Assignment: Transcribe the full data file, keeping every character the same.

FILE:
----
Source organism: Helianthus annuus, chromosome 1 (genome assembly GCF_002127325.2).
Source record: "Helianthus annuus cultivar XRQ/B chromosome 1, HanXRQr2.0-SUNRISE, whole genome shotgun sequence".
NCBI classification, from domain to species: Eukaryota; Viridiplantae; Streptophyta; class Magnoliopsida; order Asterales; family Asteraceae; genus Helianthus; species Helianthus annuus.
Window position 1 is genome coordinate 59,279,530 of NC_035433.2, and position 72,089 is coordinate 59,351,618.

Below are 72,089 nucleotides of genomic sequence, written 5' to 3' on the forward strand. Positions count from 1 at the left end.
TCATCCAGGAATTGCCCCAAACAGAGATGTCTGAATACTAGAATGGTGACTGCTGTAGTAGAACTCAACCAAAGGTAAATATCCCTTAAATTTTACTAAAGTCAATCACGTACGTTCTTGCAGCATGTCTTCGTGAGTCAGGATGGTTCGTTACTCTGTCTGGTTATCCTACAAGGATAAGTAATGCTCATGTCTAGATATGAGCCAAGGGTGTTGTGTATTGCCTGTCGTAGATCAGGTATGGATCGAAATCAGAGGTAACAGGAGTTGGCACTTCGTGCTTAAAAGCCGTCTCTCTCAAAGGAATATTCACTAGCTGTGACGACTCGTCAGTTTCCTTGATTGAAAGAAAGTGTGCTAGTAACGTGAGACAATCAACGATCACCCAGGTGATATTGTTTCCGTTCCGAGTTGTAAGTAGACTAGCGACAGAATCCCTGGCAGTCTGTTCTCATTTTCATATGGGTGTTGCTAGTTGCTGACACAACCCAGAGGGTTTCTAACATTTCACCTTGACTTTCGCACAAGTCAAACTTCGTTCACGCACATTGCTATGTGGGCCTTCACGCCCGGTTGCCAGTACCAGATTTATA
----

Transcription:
Source organism: Helianthus annuus, chromosome 1 (genome assembly GCF_002127325.2).
Source record: "Helianthus annuus cultivar XRQ/B chromosome 1, HanXRQr2.0-SUNRISE, whole genome shotgun sequence".
NCBI classification, from domain to species: Eukaryota; Viridiplantae; Streptophyta; class Magnoliopsida; order Asterales; family Asteraceae; genus Helianthus; species Helianthus annuus.
Window position 1 is genome coordinate 59,279,530 of NC_035433.2, and position 72,089 is coordinate 59,351,618.

Below are 72,089 nucleotides of genomic sequence, written 5' to 3' on the forward strand. Positions count from 1 at the left end.
TCATCCAGGAATTGCCCCAAACAGAGATGTCTGAATACTAGAATGGTGACTGCTGTAGTAGAACTCAACCAAAGGTAAATATCCCTTAAATTTTACTAAAGTCAATCACGTACGTTCTTGCAGCATGTCTTCGTGAGTCAGGATGGTTCGTTACTCTGTCTGGTTATCCTACAAGGATAAGTAATGCTCATGTCTAGATATGAGCCAAGGGTGTTGTGTATTGCCTGTCGTAGATCAGGTATGGATCGAAATCAGAGGTAACAGGAGTTGGCACTTCGTGCTTAAAAGCCGTCTCTCTCAAAGGAATATTCACTAGCTGTGACGACTCGTCAGTTTCCTTGATTGAAAGAAAGTGTGCTAGTAACGTGAGACAATCAACGATCACCCAGGTGATATTGTTTCCGTTCCGAGTTGTAAGTAGACTAGCGACAGAATCCCTGGCAGTCTGTTCTCATTTTCATATGGGTGTTGCTAGTTGCTGACACAACCCAGAGGGTTTCTAACATTTCACCTTGACTTTCGCACAAGTCAAACTTCGTTCACGCACATTGCTATGTGGGCCTTCACGCCCGGTTGCCAGTACCAGATTTATA